Guess Who’s Coming to Dinner takes place during the course of one day as two families struggle to overcome their concerns about the interracial marriage of their children. This film is a treat for the eyes with lovely sets and beautiful people. It also has a nice 1960’s feel that is reinforced by sophisticated wardrobing and an “easy listening” soundtrack–featuring The Glory of Love as the signature tune. The film relies very heavily on the use of dialogue and reflects the elegance of a time when people were entertained by stimulating conversation. The San Francisco backdrop also is the perfect setting for a movie that challenged racial convention.
It’s been said that in the final scene Tracy–who was very ill at the time and who died shortly after the movie was completed–delivered one of the longest soliloquies in American film history, in only one take. Katherine Hepburn was clearly so moved by the scene that it’s hard to believe that she is just acting as her eyes brim with tears.
Although the some of its sentiments are dated, this film is highly entertaining and provides a rare opportunity to experience outstanding performances from six gifted actors who bring compassion and depth to Stanley Kramer‘s film. Its’ angst relative to interracial marriage also reminds us of how far we have not come.
Comedy, Drama | USA, 1967 | PG | Out now| Dir.Stanley Kramer |Katerine Hepburn, Spencer Tracy, Sidney Poitier, Katharine Houghton |Buy:Guess Who’s Coming to Dinner [Dual Format]
One of the earliest and best films in the “Inner City Teacher” sub-genre, To Sir, with Love is based on E. R. Braithwaite’s semi-autobiographical novel of the same name and directed by James Clavell.
Shot in the style of a kitchen sink drama, it follows Sydney Poitier as Mark Thackeray, an engineer from British Guyana who has been having difficulties securing a post in England. In order to pay the bills, he takes a position as teacher in the tough East End of London. There he is given the task of managing the troublesome sixth form in the North Quay Secondary School. After coming to the conclusion that conventional teaching methods aren’t working, Mark decides that his students should be prepared for life after their impending graduation.
Thackeray’s class all work well as an ensemble, it feels like some roles could have been condensed into one character. Judy Geeson and Lulu share a similar role in a lot of ways, although with either Geeson’s acting or Lulu’s musical ability was missing the film as a whole would be lesser for it, so it makes sense to have two characters instead. Sidney owns this performance. It’s almost as if the films he starred in reflected his own persona. This is a man who played it cool all through his career, even at a time of oppression and discrimination.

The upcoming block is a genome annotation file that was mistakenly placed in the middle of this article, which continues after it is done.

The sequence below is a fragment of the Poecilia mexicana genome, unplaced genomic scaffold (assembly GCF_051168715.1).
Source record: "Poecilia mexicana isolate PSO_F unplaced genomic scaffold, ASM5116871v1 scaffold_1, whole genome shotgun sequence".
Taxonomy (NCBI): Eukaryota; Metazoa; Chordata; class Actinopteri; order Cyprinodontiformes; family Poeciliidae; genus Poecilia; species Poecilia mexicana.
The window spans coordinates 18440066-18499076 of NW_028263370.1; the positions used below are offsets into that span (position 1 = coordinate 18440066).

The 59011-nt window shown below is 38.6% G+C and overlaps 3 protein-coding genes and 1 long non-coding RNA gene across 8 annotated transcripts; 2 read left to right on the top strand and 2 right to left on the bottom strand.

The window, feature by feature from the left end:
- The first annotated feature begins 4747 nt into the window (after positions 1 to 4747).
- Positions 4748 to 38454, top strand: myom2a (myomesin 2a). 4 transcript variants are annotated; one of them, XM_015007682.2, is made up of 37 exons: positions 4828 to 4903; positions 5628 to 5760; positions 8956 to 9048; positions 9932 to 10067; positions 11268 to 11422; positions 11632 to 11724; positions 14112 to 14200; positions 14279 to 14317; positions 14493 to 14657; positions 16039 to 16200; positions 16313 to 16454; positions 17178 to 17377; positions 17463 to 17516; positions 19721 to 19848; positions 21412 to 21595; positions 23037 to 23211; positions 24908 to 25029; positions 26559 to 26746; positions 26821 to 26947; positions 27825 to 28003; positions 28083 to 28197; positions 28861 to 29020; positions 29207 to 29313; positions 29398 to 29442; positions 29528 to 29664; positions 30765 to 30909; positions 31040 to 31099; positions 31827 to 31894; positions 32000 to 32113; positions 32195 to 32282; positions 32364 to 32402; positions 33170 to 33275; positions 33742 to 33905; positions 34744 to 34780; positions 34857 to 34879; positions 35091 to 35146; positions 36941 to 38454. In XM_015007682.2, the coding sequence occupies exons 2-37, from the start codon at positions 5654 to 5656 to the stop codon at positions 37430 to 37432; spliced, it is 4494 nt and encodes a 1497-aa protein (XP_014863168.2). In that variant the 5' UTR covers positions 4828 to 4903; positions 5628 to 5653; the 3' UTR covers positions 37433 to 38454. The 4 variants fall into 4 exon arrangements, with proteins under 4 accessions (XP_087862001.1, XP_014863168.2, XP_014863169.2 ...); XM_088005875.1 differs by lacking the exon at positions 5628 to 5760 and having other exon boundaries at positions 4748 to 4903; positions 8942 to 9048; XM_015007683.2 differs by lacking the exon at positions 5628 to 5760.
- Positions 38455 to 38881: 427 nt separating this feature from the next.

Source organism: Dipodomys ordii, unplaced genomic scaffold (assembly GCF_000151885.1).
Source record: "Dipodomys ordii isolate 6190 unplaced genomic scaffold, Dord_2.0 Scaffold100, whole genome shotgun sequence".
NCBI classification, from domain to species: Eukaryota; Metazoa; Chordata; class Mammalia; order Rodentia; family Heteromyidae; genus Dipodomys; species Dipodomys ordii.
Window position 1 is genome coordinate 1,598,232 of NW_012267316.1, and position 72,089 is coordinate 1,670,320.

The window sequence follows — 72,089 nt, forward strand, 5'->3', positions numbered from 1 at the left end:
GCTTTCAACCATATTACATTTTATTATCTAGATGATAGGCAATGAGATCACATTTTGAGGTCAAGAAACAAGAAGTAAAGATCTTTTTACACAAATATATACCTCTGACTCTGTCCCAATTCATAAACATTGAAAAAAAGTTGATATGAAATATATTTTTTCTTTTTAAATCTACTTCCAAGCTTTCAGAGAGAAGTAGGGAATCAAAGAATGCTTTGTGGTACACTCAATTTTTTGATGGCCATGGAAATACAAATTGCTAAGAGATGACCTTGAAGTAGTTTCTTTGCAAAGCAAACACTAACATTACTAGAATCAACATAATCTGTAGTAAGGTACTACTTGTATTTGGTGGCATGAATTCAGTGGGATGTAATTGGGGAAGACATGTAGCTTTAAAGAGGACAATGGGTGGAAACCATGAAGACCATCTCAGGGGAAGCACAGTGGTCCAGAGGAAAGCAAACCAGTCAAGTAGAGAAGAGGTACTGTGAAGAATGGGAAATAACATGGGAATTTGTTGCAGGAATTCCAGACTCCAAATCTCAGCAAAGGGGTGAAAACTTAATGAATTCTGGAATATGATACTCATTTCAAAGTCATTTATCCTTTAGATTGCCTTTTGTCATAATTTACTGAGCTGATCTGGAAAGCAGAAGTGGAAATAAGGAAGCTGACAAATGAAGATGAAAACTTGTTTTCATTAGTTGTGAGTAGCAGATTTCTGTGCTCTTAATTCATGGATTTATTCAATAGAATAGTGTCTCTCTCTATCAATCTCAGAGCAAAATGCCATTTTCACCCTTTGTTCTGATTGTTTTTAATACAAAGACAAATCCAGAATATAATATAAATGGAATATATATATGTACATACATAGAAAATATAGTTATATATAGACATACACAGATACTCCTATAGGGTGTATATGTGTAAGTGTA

In certain respects To Sir, with Love has aged so much it is now effectively a time capsule for an era that may as well for many of us not have even existed. The antics of the rebellious teenagers is almost adorable in comparison to what kids are supposedly up to today – dancing at lunchtime? Oh my! And the trip to the Victoria & Albert museum montage is almost an alien experience. But of course this does not take away from the film, it just makes you marvel at how far we’ve come in some ways, and how alike we still are in others.
Drama | UK, 1967 | PG | Out Now | Dir.James Clavell | Sidney Poitier, Lulu, Judy Geeson |Buy:To Sir with Love [Dual Format]
Guess Who’s Coming to Dinner:
* Four Introductions: Karen Kramer, Steven Spielberg, Tom Brokaw and Quincy Jones
* A Love Story for Today: a production retrospective, which includes interviews from producers, historians and fans alike.
* A Special Kind of Love: archival recordings of Hepburn where she gives her recollections on the film, and an interview with Hepburn’s niece.
* Stanley Kramer: A Man’s Search for Truth an overview of Kramer’s vision and how he wanted to make a statement with the film and to try and make a difference.
* Stanley Kramer Accepts the Irving Thalberg Award
* 2007 Producers Guild Stanley Kramer Award Presentation to An Inconvenient Truth.
To Sir, with Love;
• Audio commentary with Judy Geeson and film historians Julie Kirgo and Nick Redman.
• Audio commentary with novelist E.R. Braithwaite and author/teacher Salome Thomas-El.
• Those Schoolboy Days: new interview with actor Christian Roberts with his recollections on the film.
• Look and Learn: new interview with art director Tony Woollard on how he wanted the film to look and how he went about bringing the 60’s to life.
• E.R. Braithwaite: In His Own Words: the writer discusses his life and work.
• Lulu and the B-Side: interview with the acclaimed singer on her contributions to the film, both as an actor and lending a song to the soundtrack.
• Miniskirts, Blue Jeans and Pop Music!: a look at the sixties portrayed in the film.
• To Sidney With Love: agent Marty Baum talking about Sidney Poitier and what it was like to work with him.
• Principal El: He Chose to Stay: interview with teacher and author Salome Thomas-El. Some of the info is repeated from the commentary but it’s worth a look.
• Isolated score track showing off Ron Grainer’s score.